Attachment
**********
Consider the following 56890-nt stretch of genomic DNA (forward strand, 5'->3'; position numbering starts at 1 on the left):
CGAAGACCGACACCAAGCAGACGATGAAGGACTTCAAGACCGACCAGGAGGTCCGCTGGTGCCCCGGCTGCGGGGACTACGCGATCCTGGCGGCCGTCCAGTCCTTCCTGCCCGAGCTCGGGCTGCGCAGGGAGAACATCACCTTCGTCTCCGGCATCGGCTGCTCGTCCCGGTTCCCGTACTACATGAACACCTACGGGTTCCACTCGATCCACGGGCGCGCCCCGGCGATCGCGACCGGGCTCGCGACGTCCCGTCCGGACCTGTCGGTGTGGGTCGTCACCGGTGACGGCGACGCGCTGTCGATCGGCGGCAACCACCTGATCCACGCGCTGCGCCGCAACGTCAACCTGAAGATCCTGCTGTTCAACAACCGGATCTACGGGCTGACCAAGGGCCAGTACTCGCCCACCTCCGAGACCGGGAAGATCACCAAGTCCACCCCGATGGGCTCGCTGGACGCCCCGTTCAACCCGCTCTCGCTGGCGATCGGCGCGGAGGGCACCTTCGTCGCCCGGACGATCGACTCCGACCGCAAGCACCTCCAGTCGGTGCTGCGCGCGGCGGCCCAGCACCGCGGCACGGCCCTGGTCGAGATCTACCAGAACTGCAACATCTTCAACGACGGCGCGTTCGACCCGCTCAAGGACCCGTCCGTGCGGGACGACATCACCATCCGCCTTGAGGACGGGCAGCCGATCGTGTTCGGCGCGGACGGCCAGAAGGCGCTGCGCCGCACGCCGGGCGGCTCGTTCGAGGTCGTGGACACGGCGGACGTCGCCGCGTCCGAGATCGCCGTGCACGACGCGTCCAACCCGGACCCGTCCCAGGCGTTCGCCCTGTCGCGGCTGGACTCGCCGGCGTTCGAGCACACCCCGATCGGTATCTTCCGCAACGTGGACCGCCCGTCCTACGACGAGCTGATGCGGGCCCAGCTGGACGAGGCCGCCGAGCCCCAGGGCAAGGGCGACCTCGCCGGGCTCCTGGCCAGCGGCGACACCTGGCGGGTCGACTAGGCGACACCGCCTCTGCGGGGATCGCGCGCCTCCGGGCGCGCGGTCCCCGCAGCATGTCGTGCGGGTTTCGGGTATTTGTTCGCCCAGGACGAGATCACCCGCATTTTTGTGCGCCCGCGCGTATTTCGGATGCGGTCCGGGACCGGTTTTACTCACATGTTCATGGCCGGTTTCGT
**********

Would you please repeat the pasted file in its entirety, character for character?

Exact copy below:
Consider the following 56890-nt stretch of genomic DNA (forward strand, 5'->3'; position numbering starts at 1 on the left):
CGAAGACCGACACCAAGCAGACGATGAAGGACTTCAAGACCGACCAGGAGGTCCGCTGGTGCCCCGGCTGCGGGGACTACGCGATCCTGGCGGCCGTCCAGTCCTTCCTGCCCGAGCTCGGGCTGCGCAGGGAGAACATCACCTTCGTCTCCGGCATCGGCTGCTCGTCCCGGTTCCCGTACTACATGAACACCTACGGGTTCCACTCGATCCACGGGCGCGCCCCGGCGATCGCGACCGGGCTCGCGACGTCCCGTCCGGACCTGTCGGTGTGGGTCGTCACCGGTGACGGCGACGCGCTGTCGATCGGCGGCAACCACCTGATCCACGCGCTGCGCCGCAACGTCAACCTGAAGATCCTGCTGTTCAACAACCGGATCTACGGGCTGACCAAGGGCCAGTACTCGCCCACCTCCGAGACCGGGAAGATCACCAAGTCCACCCCGATGGGCTCGCTGGACGCCCCGTTCAACCCGCTCTCGCTGGCGATCGGCGCGGAGGGCACCTTCGTCGCCCGGACGATCGACTCCGACCGCAAGCACCTCCAGTCGGTGCTGCGCGCGGCGGCCCAGCACCGCGGCACGGCCCTGGTCGAGATCTACCAGAACTGCAACATCTTCAACGACGGCGCGTTCGACCCGCTCAAGGACCCGTCCGTGCGGGACGACATCACCATCCGCCTTGAGGACGGGCAGCCGATCGTGTTCGGCGCGGACGGCCAGAAGGCGCTGCGCCGCACGCCGGGCGGCTCGTTCGAGGTCGTGGACACGGCGGACGTCGCCGCGTCCGAGATCGCCGTGCACGACGCGTCCAACCCGGACCCGTCCCAGGCGTTCGCCCTGTCGCGGCTGGACTCGCCGGCGTTCGAGCACACCCCGATCGGTATCTTCCGCAACGTGGACCGCCCGTCCTACGACGAGCTGATGCGGGCCCAGCTGGACGAGGCCGCCGAGCCCCAGGGCAAGGGCGACCTCGCCGGGCTCCTGGCCAGCGGCGACACCTGGCGGGTCGACTAGGCGACACCGCCTCTGCGGGGATCGCGCGCCTCCGGGCGCGCGGTCCCCGCAGCATGTCGTGCGGGTTTCGGGTATTTGTTCGCCCAGGACGAGATCACCCGCATTTTTGTGCGCCCGCGCGTATTTCGGATGCGGTCCGGGACCGGTTTTACTCACATGTTCATGGCCGGTTTCGT